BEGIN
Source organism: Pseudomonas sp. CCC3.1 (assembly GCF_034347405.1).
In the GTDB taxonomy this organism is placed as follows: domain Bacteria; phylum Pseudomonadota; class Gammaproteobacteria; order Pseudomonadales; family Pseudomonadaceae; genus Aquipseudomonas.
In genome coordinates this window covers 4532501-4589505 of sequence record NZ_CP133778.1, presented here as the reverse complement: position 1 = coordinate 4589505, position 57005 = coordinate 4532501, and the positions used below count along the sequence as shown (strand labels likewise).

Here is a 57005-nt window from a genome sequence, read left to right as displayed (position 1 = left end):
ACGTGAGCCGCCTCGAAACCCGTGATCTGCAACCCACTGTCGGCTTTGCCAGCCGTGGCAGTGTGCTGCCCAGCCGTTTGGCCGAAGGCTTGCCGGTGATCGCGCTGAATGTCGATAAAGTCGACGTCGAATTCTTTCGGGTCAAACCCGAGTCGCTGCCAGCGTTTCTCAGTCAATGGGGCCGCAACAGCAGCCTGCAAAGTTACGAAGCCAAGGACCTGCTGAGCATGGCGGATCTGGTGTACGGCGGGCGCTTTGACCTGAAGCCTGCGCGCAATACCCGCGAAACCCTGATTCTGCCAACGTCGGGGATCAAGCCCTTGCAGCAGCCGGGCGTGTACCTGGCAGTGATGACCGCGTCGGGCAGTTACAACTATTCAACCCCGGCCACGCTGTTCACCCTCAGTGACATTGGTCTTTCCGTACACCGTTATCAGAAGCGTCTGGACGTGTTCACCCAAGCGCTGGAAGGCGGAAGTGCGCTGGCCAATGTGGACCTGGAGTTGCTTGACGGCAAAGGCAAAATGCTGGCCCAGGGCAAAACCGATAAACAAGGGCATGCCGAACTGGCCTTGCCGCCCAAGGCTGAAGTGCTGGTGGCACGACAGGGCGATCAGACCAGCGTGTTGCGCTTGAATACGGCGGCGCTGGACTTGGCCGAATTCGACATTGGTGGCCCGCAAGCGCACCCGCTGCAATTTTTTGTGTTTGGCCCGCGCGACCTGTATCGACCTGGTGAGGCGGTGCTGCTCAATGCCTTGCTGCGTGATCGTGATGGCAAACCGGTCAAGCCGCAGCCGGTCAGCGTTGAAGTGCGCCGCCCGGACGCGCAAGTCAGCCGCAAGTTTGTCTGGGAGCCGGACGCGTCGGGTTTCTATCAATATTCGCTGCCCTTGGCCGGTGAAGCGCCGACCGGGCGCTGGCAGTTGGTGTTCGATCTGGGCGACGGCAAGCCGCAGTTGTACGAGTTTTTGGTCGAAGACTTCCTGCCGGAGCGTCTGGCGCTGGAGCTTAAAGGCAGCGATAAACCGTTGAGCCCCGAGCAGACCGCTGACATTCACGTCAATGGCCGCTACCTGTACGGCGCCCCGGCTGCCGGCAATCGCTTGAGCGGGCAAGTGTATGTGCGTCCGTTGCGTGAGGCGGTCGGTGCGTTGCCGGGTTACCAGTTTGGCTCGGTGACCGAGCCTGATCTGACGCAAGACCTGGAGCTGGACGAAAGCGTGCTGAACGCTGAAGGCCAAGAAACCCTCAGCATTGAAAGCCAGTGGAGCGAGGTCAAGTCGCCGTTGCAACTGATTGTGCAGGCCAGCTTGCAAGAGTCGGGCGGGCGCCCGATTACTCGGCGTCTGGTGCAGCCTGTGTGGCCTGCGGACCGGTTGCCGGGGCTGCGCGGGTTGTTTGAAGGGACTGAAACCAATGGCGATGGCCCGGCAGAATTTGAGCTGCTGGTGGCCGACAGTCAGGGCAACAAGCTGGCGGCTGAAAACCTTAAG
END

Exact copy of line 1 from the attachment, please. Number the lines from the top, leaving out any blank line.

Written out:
Source organism: Pseudomonas sp. CCC3.1 (assembly GCF_034347405.1).